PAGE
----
Monk Myōe came of age at the outset of the Kamakura period, a time when Japan’s political and religious structures were undergoing transformational change—when a court-centered government was shifting to a military one, and new sects of Buddhism led by charismatic leaders would emerge from the Pure Land Buddhism that flourished during the Heian period. Monk Myōe emerged as one of these spiritual leaders and was a dedicated diarist and correspondent, and more than twenty letters in his hand survive, including the one here. Some, quite lengthy, provide revealing insights into his thoughts, relationships, and circumstances. Other brief notes, such as here are difficult to interpret without more context. Since this letter has not previously been published or scrutinized by Myōe scholars, and is considered a new discovery, further research remains to be carried out on its contents.
During the early Kamakura period, when Myōe was active, the Hosshōji style (Hosshōji-ryū 法性寺流) of calligraphy flourished among both court nobles and the warrior elite. This style was bold and sometimes even brash compared with elegant, graceful style associated with the handwriting of court nobles in the Heian period. At the same time, bokuseki 墨跡, the brusque, idiosyncratic calligraphy of monks, mainly of the Rinzai sect, came to be prized, both for its rule-breaking individuality, but also due to association with the personalities of famous prelates. Similarly the distinctive brush writing of spiritual leaders of other Buddhist sects such as Shinran (the founder of the Pure Land offshoot Jōdo Shinshū) and Nichiren was cherished, and Myōe’s calligraphy was similarly sought after and preserved as autograph traces of a inspiring religious personality.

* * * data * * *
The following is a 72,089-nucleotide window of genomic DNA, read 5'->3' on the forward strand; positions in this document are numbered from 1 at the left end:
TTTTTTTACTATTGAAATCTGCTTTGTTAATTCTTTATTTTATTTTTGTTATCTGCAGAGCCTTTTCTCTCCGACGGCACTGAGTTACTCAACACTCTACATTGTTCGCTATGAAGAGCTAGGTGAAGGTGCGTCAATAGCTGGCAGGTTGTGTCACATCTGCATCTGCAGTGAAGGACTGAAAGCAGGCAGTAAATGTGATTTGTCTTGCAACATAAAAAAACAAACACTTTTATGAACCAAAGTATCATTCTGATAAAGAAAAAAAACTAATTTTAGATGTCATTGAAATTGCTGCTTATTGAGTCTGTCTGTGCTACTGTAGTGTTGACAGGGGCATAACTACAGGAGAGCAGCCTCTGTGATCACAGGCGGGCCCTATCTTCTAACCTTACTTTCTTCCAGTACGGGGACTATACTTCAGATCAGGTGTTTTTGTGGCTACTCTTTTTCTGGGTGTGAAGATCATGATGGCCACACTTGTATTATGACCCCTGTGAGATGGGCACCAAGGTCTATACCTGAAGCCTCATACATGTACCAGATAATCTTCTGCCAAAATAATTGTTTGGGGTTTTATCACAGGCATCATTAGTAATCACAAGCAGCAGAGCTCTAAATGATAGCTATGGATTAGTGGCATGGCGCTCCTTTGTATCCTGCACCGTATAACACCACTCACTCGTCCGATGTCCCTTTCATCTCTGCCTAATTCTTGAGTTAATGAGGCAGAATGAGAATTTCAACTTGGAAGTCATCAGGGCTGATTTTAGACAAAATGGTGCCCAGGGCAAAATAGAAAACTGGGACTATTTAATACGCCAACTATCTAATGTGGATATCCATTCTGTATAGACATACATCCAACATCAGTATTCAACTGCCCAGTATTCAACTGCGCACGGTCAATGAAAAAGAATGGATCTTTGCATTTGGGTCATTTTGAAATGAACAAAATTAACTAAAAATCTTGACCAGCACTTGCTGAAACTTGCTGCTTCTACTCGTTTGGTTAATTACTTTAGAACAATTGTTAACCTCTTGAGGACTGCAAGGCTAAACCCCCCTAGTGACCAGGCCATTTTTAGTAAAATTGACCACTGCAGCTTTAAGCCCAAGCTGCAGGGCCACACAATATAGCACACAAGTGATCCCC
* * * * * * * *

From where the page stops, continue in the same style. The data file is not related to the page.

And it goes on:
Myōe, scion of a samurai family in the Heike lineage, was born in Arita, Kishū province (Wakayama prefecture). At age nine, he lost both parents and was placed in the care of his uncle, Monk Jōkaku上覚of Jingoji Temple on Mount Takao, Kyoto, and began Buddhist training under his uncle. He became an adherent of the Kegon sect at Tōdaiji in Nara and rose quickly in the monastic ranks. Also known by his Buddhist name Kōben 高弁, he went on to found of Kōzanji Temple in Togano’o, Kyoto. Retired Emperor Go-Toba, Kenreimon-in (Taira no Tokuko), Kujō Kanezane, Hōjō Yasutoki and many other powerful political figures of the day embraced his teachings. He also achieved esteem as a waka poet and calligrapher. He is best remembered for his Dream Diary (夢記), a personal journal he maintained for almost forty years, represented by two sections in The Met’s collection.